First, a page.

Can anybody help me out.

With regards,
Pawan
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Old 01-25-2012, 04:38 PM   #14
grassgirl
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Hi,

I'm new to BioPerl myself, but you may have to put your 1 in quotes for the best_hit_only argument, or try this as kmcarr wrote in the message above instead of the way you wrote it:

-best_hit_only => 'true'
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Old 01-25-2012, 08:04 PM   #15
Aeolus Huios
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Unhappy Getting sequence descriptions into BLAST output



Hi Grassgirl,
Thanks for reply but it does not work when i try. i wrote the code in this way:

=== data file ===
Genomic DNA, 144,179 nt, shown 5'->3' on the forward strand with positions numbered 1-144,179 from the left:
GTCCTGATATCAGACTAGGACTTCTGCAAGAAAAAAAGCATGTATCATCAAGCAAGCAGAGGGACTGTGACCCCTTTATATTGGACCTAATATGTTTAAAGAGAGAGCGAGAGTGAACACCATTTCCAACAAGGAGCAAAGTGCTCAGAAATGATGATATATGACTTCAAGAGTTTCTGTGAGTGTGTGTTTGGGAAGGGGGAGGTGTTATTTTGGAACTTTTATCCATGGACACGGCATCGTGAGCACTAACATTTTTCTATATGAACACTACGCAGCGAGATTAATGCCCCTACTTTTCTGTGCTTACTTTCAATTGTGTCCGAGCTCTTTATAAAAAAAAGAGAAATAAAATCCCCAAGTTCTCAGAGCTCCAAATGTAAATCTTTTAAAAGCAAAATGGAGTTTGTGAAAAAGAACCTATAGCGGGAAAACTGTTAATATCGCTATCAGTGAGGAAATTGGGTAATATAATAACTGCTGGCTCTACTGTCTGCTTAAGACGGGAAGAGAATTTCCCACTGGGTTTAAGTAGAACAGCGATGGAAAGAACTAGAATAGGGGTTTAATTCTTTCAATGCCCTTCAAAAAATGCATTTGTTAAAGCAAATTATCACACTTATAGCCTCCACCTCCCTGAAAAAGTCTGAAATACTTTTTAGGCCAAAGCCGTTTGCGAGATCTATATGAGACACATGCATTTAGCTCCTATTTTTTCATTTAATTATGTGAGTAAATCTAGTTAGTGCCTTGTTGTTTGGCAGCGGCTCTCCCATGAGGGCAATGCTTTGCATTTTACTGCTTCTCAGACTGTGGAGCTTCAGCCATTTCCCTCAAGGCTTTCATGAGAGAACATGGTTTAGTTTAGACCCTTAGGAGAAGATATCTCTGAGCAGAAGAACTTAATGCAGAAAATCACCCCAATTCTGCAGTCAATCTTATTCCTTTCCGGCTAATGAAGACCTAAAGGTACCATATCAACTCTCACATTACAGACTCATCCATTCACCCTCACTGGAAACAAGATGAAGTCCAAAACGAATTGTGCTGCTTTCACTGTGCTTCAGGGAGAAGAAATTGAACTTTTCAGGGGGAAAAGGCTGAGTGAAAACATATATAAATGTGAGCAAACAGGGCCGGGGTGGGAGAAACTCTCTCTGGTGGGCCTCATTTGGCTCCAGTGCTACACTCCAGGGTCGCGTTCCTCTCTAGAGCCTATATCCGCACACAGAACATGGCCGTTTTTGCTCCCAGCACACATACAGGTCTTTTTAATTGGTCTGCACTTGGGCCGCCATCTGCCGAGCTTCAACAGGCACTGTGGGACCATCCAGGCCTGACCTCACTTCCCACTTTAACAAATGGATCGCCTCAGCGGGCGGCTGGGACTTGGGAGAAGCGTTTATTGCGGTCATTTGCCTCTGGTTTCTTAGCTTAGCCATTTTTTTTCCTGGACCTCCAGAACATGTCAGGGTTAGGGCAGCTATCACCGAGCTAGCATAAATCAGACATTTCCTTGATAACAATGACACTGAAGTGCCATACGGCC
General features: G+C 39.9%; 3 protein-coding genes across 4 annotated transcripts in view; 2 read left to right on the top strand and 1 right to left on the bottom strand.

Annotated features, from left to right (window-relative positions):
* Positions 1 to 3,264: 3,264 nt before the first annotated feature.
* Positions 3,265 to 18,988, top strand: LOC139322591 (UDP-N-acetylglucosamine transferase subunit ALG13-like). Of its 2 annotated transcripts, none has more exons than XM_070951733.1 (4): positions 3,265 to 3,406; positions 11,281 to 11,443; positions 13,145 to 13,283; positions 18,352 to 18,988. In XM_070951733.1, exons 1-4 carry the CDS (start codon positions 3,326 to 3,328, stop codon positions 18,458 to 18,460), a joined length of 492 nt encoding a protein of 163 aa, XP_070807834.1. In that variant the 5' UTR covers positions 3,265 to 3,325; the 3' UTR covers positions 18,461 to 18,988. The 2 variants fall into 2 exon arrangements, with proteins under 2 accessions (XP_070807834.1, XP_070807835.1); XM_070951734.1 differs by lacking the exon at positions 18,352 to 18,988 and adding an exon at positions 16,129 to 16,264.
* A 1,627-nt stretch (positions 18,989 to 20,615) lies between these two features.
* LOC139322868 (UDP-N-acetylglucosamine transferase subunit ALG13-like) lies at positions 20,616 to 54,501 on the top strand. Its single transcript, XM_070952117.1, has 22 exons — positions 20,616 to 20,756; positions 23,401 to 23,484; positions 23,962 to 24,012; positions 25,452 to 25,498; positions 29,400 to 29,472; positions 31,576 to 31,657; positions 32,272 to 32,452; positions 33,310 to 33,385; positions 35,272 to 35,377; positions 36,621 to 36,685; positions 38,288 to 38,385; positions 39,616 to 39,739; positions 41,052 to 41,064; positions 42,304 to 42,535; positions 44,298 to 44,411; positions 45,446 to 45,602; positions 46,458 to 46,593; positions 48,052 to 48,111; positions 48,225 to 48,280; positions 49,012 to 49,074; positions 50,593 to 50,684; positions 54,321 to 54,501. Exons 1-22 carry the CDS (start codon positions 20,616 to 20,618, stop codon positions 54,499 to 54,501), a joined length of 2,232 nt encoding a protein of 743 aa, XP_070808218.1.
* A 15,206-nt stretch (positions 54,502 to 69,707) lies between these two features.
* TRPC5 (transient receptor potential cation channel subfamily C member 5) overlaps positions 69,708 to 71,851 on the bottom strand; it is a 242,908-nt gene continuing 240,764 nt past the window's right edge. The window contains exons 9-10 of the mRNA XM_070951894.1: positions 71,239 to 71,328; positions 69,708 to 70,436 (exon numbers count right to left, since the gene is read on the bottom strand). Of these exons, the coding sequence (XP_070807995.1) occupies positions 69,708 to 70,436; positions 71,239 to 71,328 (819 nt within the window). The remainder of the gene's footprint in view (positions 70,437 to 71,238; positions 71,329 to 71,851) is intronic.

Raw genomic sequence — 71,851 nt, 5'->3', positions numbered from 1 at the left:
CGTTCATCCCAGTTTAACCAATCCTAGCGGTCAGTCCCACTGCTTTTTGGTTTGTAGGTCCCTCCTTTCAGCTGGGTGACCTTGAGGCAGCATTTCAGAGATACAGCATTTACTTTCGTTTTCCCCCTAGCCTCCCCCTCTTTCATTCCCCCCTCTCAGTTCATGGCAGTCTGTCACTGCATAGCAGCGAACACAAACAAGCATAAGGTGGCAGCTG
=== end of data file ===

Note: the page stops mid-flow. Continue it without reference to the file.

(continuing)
my $searchio = new Bio::SearchIO( -format => 'blast', -file => $blast_report, -best_hit_only => 'true');

Eventhough,It gives error.

With regards,
Aeolus
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Old 01-26-2012, 08:12 AM   #16
SES
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Quote:
Originally Posted by Aeolus Huios View Post


Hi Grassgirl,
Thanks for reply but it does not work when i try. i wrote the code in this way:
my $searchio = new Bio::SearchIO( -format => 'blast', -file => $blast_report, -best_hit_only => 'true');

Eventhough,It gives error.

With regards,
Aeolus
Hi Aeolus or Pawan (or whoever you are),